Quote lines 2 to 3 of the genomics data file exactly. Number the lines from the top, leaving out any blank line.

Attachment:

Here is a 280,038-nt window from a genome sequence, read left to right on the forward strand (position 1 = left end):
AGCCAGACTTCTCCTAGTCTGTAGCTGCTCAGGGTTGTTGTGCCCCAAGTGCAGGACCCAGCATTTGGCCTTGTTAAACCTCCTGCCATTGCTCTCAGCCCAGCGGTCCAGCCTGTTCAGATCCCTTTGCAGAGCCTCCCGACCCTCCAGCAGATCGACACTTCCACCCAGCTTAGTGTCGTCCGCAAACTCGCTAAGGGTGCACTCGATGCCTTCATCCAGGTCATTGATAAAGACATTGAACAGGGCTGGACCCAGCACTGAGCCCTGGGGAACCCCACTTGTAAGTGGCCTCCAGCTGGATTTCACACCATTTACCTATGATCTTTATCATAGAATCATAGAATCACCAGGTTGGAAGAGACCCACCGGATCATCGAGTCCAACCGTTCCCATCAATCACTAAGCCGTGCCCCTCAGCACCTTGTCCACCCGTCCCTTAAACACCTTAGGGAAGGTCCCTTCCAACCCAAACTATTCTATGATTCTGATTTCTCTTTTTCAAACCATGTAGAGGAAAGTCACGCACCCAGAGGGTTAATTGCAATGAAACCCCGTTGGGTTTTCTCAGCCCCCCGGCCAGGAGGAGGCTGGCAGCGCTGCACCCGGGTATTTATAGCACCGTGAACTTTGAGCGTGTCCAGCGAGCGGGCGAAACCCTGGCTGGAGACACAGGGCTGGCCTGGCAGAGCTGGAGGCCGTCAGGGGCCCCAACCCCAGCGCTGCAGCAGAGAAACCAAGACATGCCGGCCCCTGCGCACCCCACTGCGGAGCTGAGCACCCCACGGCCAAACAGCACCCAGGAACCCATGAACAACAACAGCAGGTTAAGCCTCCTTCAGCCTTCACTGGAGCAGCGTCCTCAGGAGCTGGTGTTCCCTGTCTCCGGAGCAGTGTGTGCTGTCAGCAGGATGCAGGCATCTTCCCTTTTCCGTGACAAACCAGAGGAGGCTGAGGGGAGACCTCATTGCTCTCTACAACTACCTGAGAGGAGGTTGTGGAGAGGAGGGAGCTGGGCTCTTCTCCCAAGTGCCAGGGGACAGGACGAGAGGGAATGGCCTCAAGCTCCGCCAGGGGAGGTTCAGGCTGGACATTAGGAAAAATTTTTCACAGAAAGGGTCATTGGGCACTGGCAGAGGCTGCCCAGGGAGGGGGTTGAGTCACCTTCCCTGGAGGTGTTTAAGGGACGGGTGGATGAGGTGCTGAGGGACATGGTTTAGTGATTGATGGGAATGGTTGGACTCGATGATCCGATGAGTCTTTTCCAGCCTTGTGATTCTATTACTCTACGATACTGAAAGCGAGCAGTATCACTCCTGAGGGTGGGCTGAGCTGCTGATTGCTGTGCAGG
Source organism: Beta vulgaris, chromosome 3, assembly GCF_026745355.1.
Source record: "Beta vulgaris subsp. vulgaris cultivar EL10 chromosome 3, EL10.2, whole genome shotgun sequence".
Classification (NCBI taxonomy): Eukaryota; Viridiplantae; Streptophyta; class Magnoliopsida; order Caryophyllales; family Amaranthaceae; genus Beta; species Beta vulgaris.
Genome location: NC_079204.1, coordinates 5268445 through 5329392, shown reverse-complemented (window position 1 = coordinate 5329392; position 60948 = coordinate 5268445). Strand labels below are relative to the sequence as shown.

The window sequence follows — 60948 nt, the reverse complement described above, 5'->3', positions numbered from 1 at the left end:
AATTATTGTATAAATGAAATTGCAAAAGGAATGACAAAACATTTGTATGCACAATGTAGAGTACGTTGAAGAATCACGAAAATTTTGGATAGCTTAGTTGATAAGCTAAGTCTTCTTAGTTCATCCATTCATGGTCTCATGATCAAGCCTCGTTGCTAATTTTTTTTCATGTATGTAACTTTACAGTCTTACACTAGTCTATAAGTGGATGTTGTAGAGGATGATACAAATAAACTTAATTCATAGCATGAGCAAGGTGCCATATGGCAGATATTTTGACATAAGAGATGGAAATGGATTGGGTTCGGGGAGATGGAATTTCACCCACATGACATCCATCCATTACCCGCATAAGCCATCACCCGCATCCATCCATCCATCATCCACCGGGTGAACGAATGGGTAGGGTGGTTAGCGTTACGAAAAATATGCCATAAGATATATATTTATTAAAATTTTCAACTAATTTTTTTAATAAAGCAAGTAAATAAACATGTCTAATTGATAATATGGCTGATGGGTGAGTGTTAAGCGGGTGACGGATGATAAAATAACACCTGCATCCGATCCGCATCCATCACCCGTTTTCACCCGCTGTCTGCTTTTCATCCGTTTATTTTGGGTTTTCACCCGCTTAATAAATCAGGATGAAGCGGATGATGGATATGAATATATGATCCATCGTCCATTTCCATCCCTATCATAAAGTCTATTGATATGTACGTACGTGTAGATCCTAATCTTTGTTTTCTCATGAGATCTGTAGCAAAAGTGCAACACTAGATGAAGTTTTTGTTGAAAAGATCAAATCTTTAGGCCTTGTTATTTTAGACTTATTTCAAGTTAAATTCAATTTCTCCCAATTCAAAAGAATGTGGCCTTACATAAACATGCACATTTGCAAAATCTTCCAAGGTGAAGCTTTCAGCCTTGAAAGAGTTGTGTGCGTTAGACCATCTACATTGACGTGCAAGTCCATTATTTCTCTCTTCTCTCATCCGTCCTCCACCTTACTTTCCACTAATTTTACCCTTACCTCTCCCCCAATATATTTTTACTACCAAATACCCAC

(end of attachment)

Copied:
AGCCAGACTTCTCCTAGTCTGTAGCTGCTCAGGGTTGTTGTGCCCCAAGTGCAGGACCCAGCATTTGGCCTTGTTAAACCTCCTGCCATTGCTCTCAGCCCAGCGGTCCAGCCTGTTCAGATCCCTTTGCAGAGCCTCCCGACCCTCCAGCAGATCGACACTTCCACCCAGCTTAGTGTCGTCCGCAAACTCGCTAAGGGTGCACTCGATGCCTTCATCCAGGTCATTGATAAAGACATTGAACAGGGCTGGACCCAGCACTGAGCCCTGGGGAACCCCACTTGTAAGTGGCCTCCAGCTGGATTTCACACCATTTACCTATGATCTTTATCATAGAATCATAGAATCACCAGGTTGGAAGAGACCCACCGGATCATCGAGTCCAACCGTTCCCATCAATCACTAAGCCGTGCCCCTCAGCACCTTGTCCACCCGTCCCTTAAACACCTTAGGGAAGGTCCCTTCCAACCCAAACTATTCTATGATTCTGATTTCTCTTTTTCAAACCATGTAGAGGAAAGTCACGCACCCAGAGGGTTAATTGCAATGAAACCCCGTTGGGTTTTCTCAGCCCCCCGGCCAGGAGGAGGCTGGCAGCGCTGCACCCGGGTATTTATAGCACCGTGAACTTTGAGCGTGTCCAGCGAGCGGGCGAAACCCTGGCTGGAGACACAGGGCTGGCCTGGCAGAGCTGGAGGCCGTCAGGGGCCCCAACCCCAGCGCTGCAGCAGAGAAACCAAGACATGCCGGCCCCTGCGCACCCCACTGCGGAGCTGAGCACCCCACGGCCAAACAGCACCCAGGAACCCATGAACAACAACAGCAGGTTAAGCCTCCTTCAGCCTTCACTGGAGCAGCGTCCTCAGGAGCTGGTGTTCCCTGTCTCCGGAGCAGTGTGTGCTGTCAGCAGGATGCAGGCATCTTCCCTTTTCCGTGACAAACCAGAGGAGGCTGAGGGGAGACCTCATTGCTCTCTACAACTACCTGAGAGGAGGTTGTGGAGAGGAGGGAGCTGGGCTCTTCTCCCAAGTGCCAGGGGACAGGACGAGAGGGAATGGCCTCAAGCTCCGCCAGGGGAGGTTCAGGCTGGACATTAGGAAAAATTTTTCACAGAAAGGGTCATTGGGCACTGGCAGAGGCTGCCCAGGGAGGGGGTTGAGTCACCTTCCCTGGAGGTGTTTAAGGGACGGGTGGATGAGGTGCTGAGGGACATGGTTTAGTGATTGATGGGAATGGTTGGACTCGATGATCCGATGAGTCTTTTCCAGCCTTGTGATTCTATTACTCTACGATACTGAAAGCGAGCAGTATCACTCCTGAGGGTGGGCTGAGCTGCTGATTGCTGTGCAGG
Source organism: Beta vulgaris, chromosome 3, assembly GCF_026745355.1.